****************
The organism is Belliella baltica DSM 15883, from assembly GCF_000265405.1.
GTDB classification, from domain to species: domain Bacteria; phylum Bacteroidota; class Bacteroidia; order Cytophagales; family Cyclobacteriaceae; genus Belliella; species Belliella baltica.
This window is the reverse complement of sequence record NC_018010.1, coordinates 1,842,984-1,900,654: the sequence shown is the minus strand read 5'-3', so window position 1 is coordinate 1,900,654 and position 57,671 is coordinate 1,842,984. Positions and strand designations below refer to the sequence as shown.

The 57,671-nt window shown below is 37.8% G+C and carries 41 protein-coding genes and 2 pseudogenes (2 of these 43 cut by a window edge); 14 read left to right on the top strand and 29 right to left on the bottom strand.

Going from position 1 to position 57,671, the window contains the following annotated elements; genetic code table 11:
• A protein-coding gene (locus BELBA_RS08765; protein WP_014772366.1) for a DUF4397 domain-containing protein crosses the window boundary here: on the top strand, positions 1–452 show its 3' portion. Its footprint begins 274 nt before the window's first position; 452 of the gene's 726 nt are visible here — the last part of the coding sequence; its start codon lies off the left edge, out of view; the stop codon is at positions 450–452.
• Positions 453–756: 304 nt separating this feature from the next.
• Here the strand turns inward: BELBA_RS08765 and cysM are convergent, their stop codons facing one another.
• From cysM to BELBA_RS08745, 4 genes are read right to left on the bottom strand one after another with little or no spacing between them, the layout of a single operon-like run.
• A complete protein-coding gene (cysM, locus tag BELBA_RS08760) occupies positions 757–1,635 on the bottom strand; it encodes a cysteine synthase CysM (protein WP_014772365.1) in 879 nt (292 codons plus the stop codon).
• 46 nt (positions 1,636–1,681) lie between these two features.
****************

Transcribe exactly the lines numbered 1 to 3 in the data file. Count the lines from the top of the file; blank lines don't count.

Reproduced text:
The organism is Belliella baltica DSM 15883, from assembly GCF_000265405.1.
GTDB classification, from domain to species: domain Bacteria; phylum Bacteroidota; class Bacteroidia; order Cytophagales; family Cyclobacteriaceae; genus Belliella; species Belliella baltica.
This window is the reverse complement of sequence record NC_018010.1, coordinates 1,842,984-1,900,654: the sequence shown is the minus strand read 5'-3', so window position 1 is coordinate 1,900,654 and position 57,671 is coordinate 1,842,984. Positions and strand designations below refer to the sequence as shown.